In 1989 he first visited China and he has been 22 times since. He went to visit NDC offices in Shanghai and to speak at seminars, to visit companies and follow up leads.
In 1998, national law firm Eversheds was seeking to expand its Newcastle footprint and entered into talks with Wilkinson Maughan, which led to merger, and Craig became partner in Eversheds Newcastle.
He says: “I was sad to see the end of the family firm, but times move on.”
Three years later he moved on to rival Newcastle law firm Watson Burton where he worked on inward investment until his retirement last year.
Now he has time to indulge his passion for sport. He was a minor counties level amateur cricketer as batsmen wicket-keeper, having played for Northumberland and for the public schools at Lords. He is now a keen golfer and last year he “spent summer glorying in the sport”.
Craig, however, has plans for business and not just pleasure and is advising businesses on trading with the Far East. China and the Far East are going to remain the fastest growing markets in the world and will drive the global economy for many years to come. Craig is convinced that the North East, which has hosted so many Far Eastern investors, is ideally placed to do business over there if only it seizes the opportunity. This is made harder by the demise of One North East and the loss of its offices in Korea, Taiwan, Japan and China but he is keen to help.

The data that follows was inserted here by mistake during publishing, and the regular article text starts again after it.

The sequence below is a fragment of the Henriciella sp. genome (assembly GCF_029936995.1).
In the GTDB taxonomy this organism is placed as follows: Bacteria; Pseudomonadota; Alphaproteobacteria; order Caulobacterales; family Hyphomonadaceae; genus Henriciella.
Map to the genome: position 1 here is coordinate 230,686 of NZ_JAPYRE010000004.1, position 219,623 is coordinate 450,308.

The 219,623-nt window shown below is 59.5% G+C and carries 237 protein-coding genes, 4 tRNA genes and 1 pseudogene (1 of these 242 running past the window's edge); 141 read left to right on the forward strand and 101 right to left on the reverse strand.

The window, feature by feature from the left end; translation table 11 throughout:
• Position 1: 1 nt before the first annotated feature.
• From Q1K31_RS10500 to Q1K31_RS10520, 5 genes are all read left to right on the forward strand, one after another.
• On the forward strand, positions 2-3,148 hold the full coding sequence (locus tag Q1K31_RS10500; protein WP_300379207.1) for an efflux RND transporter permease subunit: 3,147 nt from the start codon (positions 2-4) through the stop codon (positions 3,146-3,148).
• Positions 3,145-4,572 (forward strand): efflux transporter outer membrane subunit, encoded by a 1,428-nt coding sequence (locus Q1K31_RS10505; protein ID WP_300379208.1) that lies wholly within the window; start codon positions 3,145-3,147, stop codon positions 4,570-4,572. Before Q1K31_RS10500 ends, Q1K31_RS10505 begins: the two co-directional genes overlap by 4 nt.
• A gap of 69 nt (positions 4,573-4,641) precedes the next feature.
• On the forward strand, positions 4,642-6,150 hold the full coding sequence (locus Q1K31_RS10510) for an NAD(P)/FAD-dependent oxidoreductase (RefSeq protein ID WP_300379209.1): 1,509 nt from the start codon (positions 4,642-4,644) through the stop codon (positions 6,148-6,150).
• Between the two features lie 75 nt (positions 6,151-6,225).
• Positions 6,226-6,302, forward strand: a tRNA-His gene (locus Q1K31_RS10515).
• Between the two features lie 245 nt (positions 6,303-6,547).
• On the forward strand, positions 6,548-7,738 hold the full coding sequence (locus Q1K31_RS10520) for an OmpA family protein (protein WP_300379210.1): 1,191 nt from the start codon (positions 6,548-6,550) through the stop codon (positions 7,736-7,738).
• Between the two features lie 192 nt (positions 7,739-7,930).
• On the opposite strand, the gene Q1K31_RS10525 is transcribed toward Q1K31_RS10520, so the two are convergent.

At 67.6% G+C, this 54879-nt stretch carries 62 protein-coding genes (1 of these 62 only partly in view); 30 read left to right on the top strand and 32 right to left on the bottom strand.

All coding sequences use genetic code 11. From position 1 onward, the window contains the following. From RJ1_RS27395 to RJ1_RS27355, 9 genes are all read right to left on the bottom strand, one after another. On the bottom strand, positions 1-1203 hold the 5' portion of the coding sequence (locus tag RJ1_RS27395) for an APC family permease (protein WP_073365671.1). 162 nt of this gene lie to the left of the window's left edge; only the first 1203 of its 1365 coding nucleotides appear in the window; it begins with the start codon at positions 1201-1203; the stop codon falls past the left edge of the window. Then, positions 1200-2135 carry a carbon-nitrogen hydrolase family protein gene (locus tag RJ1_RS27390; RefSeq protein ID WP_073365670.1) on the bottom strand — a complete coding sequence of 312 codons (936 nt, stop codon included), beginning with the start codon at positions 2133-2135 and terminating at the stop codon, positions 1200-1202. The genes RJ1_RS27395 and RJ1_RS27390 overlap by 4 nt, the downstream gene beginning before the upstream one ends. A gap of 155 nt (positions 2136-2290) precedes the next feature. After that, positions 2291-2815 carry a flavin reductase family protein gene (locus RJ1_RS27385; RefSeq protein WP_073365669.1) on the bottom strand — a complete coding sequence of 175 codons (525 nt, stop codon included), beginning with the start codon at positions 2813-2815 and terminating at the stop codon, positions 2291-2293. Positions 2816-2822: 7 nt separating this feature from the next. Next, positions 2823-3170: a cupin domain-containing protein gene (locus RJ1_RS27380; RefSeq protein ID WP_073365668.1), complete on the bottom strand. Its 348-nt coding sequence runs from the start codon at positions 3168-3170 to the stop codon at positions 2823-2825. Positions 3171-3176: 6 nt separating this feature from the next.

“It’s a matter of trying to fill that gap,” he says. “I’ve helped a lot of people with just the concept of China because people are slightly frightened of China.”
About eight years ago he was one of the few Westerners to visit North Korea, and two months ago he had the North Korean ambassador to stay and arranged for him to have a day’s salmon fishing on the Tyne.
Last year Craig went to Burma, which seems to be emerging from military dictatorship and is seen as ripe for renewed trade links.
“There are huge commercial opportunities in Burma, likewise in Cambodia, Laos and Vietnam.
Vietnam is further on than Cambodia and Cambodia is further on than Laos, but there are huge opportunities in that peninsula, so one shouldn’t just think about China and Korea.”
He also advises Far Eastern clients on the North East and has recently been contacted by a lawyer representing Chinese and Japanese clients with a private equity fund who want to buy some UK companies with a revenue of US$100m.
His last trip to China was a couple of years ago and another is due. I ask: does he speak Mandarin or Cantonese?
“No. Not a word. I just shout.” And then he gives that distinctive Craig laugh.